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Preventing Breast Cancer

written by Vidya Sury October 27, 2010

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As we approach the end of Breast Cancer Awareness month, here’s relevant information that shows how breast cancer can be prevented:
Like any cancer, breast cancer is a complex disease, and there is no sure way to protect yourself. A fair amount of breast cancer is related to environmental risk. But here are 10 things you can do to help ward off breast cancer.
Watch your BMI:
Being overweight has many negative consequences for health, and the risk of breast cancer is one of them. The effect of weight is dramatic. For a woman who weighs over 175 pounds, the chances of breast cancer are about 25 percent higher than someone who weighs 132 pounds. If there was a medication that gave us the same improvement as weight loss, we would be all over it. Strive to keep your body mass index (BMI) under 25. Two more reasons to keep your weight in check: Breast cancer is often detected at a later stage in obese women, and obese women are more likely to die from breast cancer.

Get Physical:

Moderate daily exercise reduces breast cancer risk by 15 to 25 percent. And you don’t have to become a gym rat or train for a marathon — walking 30 minutes five days a week will do the trick. To get the protective effect, walk briskly. It has to be moderate exercise – not just a stroll to the park. One way exercise may lower the risk of breast cancer is by decreasing circulating levels of estrogen in the body. While estrogen is vital for many normal body functions, increased exposure to estrogen can raise breast cancer risk.
Say Cheers with a mocktail!
The evidence that alcohol raises the risk of cancer, including breast cancer, is so strong that in 2000, the National Institutes of Health listed the consumption of alcoholic beverages as a “known human carcinogen” for the first time. The best thing is to avoid alcohol entirely or greatly limiting drinking. The more a woman drinks, the higher the risk of breast cancer. Even one drink a day increases the risk by a small amount. Women who drink two to five drinks a day are one and a half times more likely to develop breast cancer.
A healthy diet can lower your risk of breast cancer, and an unhealthy diet can increase your risk. Eat lots of fruits and vegetables, whole grains, and lean proteins. Use vegetable oils instead of animal fats, and avoid sugared drinks, refined carbohydrates, and fatty foods. Certain foods offer additional protection, including whole soy, especially if it’s fermented. Soy has estrogens that attach to cells, but they don’t have the same effect as body estrogen. Instead, the natural estrogens found in soy can block body estrogen from affecting cells. Other foods that can help protect against cancer include turmeric, garlic, olive oil, green tea, and seaweed.
Say NO to hormones:
For decades, women have used hormone therapy during and after menopause to combat symptoms such as hot flashes, irritability, and trouble sleeping. But recent research has shown that hormone replacement therapy
may increase the risk of breast cancer. Just how much hormone replacement may increase the risk isn’t clear, but if you don’t have symptoms at menopause, it’s a good idea to forego the hormones. However, it’s okay to use hormones if necessary to relieve unwanted menopausal symptoms. Take it for as long as you need it, but probably less than five years is reasonable.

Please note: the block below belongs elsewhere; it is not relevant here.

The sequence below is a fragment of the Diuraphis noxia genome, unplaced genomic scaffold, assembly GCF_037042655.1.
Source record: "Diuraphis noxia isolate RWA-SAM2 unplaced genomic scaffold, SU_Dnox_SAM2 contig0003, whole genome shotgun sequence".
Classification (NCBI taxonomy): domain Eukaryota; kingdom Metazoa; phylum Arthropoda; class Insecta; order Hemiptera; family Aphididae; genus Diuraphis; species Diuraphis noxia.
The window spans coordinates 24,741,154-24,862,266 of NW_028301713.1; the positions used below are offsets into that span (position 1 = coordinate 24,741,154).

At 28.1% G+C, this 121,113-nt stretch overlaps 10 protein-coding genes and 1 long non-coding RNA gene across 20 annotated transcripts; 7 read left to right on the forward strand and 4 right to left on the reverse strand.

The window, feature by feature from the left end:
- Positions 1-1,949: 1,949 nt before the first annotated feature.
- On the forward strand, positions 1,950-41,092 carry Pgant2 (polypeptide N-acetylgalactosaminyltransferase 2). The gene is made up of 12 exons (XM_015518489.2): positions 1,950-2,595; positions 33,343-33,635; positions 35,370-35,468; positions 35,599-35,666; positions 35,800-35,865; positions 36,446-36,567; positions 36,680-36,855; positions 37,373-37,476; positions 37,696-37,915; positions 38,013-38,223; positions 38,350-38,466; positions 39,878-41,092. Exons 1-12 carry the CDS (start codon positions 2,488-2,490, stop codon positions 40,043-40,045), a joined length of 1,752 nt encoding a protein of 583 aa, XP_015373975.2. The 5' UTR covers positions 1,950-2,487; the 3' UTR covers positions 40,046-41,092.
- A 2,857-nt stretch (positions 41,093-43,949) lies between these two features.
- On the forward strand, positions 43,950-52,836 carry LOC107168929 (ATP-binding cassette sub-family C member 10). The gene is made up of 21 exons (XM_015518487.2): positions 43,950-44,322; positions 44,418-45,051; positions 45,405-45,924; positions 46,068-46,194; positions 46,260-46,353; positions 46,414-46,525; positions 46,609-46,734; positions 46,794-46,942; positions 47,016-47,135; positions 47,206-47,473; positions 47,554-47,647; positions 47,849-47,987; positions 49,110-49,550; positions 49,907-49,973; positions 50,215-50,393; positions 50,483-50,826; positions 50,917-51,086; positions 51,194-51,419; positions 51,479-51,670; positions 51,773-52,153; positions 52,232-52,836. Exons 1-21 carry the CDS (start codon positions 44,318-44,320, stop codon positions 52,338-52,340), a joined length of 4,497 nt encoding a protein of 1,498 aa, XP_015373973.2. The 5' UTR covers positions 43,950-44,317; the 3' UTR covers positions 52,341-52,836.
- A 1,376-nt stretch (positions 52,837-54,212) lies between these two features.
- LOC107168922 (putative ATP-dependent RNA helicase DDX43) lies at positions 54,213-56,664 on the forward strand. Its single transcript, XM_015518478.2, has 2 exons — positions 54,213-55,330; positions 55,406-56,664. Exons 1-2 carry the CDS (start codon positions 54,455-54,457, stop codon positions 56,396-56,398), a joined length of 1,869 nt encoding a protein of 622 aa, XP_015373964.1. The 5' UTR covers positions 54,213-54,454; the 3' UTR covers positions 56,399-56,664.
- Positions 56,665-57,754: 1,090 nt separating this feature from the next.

Medication could help
Women who are over age 60 or who have a family history of breast cancer should consider taking an estrogen-blocking drug such as tamoxifen or raloxifene. Both drugs stop breast cells from being affected by estrogen. Studies have shown that tamoxifen reduces the risk of breast cancer by about 50 percent and raloxifene reduces the risk by about 38 percent in women at higher risk for the disease. Because there are also risks associated with these drugs, talk to your doctor about the pros and cons.
Although smoking is a factor in lung and other cancers, its role in breast cancer has been unclear. But a recent review by experts showed that both active smoking and exposure to secondhand smoke increase breast cancer risk in premenopausal women. The bottom line is that breast cancer is just one of many reasons to nix the cigarettes.
Numerous studies have shown that women who breastfeed have a lower risk of breast cancer. The fact that women in developed countries tend to breastfeed for shorter periods or skip it completely is a major contributor to the high rates of breast cancer in these countries.  When a woman is breastfeeding, her body produces higher levels of the hormone prolactin, which lowers the levels of estrogen. The longer a woman breastfeeds over a lifetime, the more protected she is against breast cancer.
Take part in clinical trials
Dr. Oz encourages women to consider participating in clinical trials studying ways to reduce the risk of breast cancer. For example, ongoing research is studying whether soy, vitamin D, green tea, and other supplements or foods affect breast cancer risk. By participating in a clinical trial, you have a chance to help all women, and you may end up lowering your own breast cancer risk at the same time. And there’s another benefit. Without question, individuals get better care if they’re in clinical trials.
Walk the walk:
Take a long walk. Wear a pink ribbon. Attend a fashion show. Organizations that support breast cancer research host hundreds of events every year to raise money for research efforts. One way to improve your own chances against breast cancer is to support these efforts, and the feeling of community can have a positive effect on your overall health.  You count. You matter. You’re making a difference

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